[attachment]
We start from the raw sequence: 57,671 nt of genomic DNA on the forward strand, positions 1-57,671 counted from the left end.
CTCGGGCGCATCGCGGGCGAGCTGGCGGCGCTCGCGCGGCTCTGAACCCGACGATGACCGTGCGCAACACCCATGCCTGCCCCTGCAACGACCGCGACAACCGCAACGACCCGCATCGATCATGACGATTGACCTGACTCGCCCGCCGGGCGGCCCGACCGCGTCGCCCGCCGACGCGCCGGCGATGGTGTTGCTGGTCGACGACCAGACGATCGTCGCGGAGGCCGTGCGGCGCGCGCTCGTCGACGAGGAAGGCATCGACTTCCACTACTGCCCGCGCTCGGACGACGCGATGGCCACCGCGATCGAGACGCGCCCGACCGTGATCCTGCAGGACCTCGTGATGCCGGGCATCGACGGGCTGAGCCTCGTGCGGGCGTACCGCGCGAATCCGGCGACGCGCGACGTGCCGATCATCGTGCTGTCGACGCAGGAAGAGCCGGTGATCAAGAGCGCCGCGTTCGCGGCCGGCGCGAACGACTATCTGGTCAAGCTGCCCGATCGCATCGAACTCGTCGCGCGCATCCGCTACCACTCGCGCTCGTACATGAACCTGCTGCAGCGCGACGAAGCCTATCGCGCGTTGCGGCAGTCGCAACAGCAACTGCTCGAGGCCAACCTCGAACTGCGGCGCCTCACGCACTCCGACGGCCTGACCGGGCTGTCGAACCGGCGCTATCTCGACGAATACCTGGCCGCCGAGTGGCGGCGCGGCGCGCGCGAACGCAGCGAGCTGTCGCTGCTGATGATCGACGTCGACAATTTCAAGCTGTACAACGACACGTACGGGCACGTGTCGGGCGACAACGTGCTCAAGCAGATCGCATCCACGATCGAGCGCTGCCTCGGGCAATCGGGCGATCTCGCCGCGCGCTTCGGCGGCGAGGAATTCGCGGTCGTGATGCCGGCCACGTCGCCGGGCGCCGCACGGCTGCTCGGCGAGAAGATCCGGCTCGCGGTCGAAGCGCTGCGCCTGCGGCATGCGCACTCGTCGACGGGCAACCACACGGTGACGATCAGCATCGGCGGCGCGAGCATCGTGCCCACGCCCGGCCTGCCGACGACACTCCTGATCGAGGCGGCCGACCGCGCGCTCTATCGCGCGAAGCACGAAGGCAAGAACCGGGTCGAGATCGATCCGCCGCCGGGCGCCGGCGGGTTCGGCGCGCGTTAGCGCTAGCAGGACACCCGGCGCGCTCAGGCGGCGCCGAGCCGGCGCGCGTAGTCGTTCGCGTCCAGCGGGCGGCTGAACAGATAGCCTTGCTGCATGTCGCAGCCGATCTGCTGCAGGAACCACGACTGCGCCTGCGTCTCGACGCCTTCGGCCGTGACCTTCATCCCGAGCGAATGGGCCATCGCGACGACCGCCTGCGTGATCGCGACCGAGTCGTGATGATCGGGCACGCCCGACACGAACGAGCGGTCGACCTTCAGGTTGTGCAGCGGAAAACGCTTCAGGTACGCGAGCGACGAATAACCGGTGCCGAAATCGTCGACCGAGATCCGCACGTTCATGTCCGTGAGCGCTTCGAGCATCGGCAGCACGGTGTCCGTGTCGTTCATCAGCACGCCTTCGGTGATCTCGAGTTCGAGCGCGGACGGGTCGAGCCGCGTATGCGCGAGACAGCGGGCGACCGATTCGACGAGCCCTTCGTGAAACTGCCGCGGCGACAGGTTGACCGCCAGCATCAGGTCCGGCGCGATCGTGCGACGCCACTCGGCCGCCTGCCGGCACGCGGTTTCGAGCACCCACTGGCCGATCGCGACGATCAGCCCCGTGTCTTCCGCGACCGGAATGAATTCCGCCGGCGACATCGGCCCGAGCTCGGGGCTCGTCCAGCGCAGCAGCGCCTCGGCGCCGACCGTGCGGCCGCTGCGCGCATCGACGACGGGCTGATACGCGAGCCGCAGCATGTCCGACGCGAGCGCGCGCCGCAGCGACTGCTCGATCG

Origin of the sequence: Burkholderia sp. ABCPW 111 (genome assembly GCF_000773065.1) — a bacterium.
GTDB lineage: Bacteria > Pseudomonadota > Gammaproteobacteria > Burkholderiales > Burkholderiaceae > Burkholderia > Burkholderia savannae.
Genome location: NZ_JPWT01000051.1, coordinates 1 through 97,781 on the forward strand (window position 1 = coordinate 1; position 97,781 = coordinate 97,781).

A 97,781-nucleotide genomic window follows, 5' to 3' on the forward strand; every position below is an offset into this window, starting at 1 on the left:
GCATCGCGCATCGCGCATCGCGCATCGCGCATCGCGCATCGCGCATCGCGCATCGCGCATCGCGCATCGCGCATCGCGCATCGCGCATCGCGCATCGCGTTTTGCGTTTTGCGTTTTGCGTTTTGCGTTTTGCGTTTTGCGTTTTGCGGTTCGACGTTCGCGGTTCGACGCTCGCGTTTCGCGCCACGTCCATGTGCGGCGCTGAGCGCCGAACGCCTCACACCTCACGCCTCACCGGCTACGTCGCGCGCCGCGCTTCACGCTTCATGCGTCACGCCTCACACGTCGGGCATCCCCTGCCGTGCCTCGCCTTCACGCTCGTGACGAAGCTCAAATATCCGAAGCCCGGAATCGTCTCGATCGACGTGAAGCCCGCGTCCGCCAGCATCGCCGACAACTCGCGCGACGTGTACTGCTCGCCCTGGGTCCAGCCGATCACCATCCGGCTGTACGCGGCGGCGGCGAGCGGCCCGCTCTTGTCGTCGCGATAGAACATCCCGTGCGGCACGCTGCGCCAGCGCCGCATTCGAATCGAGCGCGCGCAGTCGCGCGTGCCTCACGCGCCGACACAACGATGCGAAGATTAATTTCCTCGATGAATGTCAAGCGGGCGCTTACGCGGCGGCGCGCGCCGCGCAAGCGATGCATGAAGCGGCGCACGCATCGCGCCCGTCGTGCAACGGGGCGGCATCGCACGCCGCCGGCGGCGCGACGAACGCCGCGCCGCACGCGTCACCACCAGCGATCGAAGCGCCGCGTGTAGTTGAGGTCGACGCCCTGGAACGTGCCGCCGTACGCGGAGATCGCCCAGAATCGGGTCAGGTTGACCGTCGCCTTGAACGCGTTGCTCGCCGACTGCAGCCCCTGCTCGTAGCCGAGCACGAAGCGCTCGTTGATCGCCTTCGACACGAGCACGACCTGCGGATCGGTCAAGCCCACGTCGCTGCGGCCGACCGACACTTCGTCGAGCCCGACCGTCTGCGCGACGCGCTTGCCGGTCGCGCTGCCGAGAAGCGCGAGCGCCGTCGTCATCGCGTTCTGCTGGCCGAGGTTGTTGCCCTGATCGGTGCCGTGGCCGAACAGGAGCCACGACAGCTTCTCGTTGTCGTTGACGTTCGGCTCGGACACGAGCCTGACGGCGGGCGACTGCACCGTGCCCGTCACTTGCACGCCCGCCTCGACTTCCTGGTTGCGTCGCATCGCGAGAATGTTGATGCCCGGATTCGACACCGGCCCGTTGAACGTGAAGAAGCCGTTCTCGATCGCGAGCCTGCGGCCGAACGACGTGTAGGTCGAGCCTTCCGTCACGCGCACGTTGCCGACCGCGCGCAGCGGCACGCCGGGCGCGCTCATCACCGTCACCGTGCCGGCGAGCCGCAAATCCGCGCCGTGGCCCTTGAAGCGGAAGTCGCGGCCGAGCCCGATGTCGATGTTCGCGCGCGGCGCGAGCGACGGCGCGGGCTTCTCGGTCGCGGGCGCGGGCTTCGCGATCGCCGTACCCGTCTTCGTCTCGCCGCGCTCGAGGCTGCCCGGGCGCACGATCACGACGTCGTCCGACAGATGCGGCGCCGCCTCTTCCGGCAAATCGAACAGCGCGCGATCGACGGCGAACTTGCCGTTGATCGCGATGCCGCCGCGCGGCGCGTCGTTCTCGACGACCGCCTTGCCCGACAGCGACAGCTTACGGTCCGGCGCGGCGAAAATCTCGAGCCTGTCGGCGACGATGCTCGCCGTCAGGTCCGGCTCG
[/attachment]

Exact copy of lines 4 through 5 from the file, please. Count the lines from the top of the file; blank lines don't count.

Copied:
GTDB lineage: Bacteria > Pseudomonadota > Gammaproteobacteria > Burkholderiales > Burkholderiaceae > Burkholderia > Burkholderia savannae.
Genome location: NZ_JPWT01000051.1, coordinates 1 through 97,781 on the forward strand (window position 1 = coordinate 1; position 97,781 = coordinate 97,781).